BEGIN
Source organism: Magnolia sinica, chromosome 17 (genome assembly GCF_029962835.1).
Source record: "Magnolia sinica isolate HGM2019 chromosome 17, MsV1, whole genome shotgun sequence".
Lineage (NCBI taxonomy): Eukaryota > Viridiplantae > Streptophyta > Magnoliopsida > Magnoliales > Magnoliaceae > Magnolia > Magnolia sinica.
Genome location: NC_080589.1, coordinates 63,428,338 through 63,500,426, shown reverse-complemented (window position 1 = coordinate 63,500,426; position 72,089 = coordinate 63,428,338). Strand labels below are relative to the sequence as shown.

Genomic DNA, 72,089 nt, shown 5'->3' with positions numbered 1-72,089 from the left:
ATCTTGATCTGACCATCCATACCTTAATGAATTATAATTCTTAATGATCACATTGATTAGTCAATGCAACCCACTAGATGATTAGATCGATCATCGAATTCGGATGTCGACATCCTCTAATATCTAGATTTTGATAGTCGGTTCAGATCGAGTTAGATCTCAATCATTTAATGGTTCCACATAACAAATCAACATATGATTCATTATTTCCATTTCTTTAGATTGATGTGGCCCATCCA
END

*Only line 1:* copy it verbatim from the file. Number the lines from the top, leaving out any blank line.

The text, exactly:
Source organism: Magnolia sinica, chromosome 17 (genome assembly GCF_029962835.1).